Socrates: The Corruption Of Athenian Democracy

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According to Socrates perspective, the democracy of Athens was corrupt and even though they courts were made in such a way that everyone was judged fairly, it wasn’t such because there were no rules or principles set forth. When a person was brought to court in the Athenian court and the person spoke against the jurors or offended them, he or she could be prosecuted based on that. In summary, judgment was passed based on emotion rather than on justice. In the Apology, Socrates stated, “my present request seems a just one, for you to pay no attention to my manner of speech- be it better or worse.” (Plato, 18a). In this statement, Socrates tells the jurors to pardon if he offends then and at the same tells them to not focus their attention on…show more content…
Socrates sees himself as wiser than other men including the politicians, craftsmen, and poets because he did not go around thinking he knew what he did not know. As a result of this, his character reflected someone who saw himself as superior to others and instead of feeding that ego, he could have been a joined politics and have an influence on the Athenian democracy. If he had done this, people like Meletus and his later accusers would have taken his criticism in a positive way. Socrates has the right to criticize the democracy of Athens because, in his perspective, verdicts are passed in the court by jurors with respect to whoever seems good to him. The democracy of the people was biased because, even if a person was wrong in court, he would not receive the right punishment her deserved because of his relations with the jurors. In such a democracy, the people who were in higher ranks could get away easily with crimes and wrongful acts because most of the jurors in the room were of the same ranks as the accused so he would receive favor from…show more content…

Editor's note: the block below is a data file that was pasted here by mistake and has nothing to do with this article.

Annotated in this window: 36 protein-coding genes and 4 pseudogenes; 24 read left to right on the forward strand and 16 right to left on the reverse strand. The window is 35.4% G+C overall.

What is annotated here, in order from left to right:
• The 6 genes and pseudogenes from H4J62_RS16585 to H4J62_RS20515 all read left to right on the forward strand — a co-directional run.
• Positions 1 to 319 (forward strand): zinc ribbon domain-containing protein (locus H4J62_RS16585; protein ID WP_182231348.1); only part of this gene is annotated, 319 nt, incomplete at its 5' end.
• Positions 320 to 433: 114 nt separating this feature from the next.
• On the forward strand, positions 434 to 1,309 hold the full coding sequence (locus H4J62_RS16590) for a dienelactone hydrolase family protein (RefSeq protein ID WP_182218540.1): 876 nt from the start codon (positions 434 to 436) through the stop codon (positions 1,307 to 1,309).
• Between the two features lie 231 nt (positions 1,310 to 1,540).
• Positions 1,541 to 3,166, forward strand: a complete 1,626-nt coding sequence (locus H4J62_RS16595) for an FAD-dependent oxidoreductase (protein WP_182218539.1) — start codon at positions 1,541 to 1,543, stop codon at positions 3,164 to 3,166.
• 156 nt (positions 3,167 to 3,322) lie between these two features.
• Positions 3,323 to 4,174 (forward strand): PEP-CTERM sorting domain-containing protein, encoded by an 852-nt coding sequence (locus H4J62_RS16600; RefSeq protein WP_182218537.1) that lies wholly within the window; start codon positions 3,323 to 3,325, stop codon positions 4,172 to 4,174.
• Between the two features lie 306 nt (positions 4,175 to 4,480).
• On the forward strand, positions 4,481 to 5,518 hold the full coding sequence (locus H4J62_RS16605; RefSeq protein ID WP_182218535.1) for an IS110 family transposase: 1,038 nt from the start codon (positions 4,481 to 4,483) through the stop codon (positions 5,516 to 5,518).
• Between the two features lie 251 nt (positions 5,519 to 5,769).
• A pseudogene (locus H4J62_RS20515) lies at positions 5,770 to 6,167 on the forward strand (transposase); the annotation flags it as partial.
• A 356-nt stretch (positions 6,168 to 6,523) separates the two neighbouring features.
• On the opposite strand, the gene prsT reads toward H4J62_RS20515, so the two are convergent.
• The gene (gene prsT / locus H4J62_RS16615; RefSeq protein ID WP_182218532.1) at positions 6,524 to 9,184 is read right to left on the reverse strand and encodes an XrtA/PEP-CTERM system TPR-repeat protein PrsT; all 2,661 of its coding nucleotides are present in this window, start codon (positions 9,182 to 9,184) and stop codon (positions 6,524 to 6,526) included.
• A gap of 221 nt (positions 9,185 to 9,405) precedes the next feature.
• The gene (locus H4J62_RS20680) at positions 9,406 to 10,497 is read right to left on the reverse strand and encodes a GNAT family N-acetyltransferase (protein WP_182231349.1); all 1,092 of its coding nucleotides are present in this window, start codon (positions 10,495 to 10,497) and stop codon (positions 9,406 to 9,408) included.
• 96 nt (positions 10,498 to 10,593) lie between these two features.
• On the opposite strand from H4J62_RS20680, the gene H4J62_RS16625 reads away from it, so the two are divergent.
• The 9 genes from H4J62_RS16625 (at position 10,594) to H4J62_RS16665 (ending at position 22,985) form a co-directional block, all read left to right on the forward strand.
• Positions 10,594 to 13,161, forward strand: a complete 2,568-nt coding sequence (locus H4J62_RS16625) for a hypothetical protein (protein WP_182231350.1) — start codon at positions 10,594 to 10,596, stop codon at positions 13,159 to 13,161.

With this statement, Plato was addressing the jurors and people gathered around during his trial about how the law isn’t used as a way to make sure that justice is carried out anymore because men have been blinded by the power given to them to pass verdicts without paying attention to whether it corresponded to the law of the land. Once again, it can be seen that just like Socrates told the judges how to do their job, he 's telling the jurors how to perform their
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